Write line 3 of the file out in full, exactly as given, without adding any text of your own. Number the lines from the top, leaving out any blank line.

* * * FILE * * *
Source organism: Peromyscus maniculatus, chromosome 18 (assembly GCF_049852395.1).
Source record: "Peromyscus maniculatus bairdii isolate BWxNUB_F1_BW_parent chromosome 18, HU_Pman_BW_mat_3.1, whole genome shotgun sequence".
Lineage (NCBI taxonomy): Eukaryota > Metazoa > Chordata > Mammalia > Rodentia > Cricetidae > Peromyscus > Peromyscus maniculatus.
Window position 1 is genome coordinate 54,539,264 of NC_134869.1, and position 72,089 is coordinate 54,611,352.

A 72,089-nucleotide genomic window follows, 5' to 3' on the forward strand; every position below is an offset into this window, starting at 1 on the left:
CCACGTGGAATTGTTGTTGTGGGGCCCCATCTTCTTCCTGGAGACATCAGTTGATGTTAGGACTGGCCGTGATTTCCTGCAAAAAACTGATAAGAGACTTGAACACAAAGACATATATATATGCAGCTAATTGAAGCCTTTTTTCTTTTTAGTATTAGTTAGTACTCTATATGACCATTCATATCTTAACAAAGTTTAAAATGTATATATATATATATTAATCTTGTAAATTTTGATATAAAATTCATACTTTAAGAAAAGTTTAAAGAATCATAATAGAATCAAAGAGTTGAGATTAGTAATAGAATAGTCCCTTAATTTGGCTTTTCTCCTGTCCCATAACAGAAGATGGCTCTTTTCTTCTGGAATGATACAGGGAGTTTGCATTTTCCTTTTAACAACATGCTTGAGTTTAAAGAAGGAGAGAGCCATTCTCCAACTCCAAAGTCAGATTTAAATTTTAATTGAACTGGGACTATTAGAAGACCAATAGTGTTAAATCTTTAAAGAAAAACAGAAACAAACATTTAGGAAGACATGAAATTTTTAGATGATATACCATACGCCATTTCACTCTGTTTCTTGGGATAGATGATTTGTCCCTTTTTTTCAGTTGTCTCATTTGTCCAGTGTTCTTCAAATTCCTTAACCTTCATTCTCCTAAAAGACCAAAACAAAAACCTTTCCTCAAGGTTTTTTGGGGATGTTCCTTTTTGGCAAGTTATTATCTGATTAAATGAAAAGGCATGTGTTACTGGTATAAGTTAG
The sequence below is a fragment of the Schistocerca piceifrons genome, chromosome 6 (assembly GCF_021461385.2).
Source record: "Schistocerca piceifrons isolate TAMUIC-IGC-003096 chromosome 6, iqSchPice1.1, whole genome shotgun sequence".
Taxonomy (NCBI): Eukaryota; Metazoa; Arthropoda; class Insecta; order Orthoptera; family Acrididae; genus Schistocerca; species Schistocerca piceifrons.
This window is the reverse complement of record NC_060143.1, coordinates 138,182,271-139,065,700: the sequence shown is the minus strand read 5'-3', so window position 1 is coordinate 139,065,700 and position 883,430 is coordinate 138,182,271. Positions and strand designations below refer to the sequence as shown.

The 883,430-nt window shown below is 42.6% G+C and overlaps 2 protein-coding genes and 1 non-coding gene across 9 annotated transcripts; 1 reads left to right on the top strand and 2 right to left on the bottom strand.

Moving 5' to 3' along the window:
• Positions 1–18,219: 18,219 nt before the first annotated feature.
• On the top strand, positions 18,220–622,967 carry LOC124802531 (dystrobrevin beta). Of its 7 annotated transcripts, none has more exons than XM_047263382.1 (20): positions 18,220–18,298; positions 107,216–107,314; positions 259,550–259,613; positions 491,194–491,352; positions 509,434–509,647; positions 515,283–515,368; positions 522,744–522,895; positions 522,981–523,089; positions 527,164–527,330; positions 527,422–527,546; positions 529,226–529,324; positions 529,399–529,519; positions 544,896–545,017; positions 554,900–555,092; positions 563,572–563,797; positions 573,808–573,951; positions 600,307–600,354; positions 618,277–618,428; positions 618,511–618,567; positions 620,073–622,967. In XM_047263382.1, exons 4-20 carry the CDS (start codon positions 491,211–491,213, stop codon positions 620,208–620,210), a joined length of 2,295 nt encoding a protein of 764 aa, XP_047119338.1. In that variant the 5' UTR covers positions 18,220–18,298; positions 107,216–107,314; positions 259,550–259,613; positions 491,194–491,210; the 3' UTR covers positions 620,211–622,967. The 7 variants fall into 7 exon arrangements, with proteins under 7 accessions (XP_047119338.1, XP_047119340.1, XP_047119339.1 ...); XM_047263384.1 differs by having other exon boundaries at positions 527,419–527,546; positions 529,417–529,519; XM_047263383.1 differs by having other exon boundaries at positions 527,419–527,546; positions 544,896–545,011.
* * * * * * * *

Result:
Lineage (NCBI taxonomy): Eukaryota > Metazoa > Chordata > Mammalia > Rodentia > Cricetidae > Peromyscus > Peromyscus maniculatus.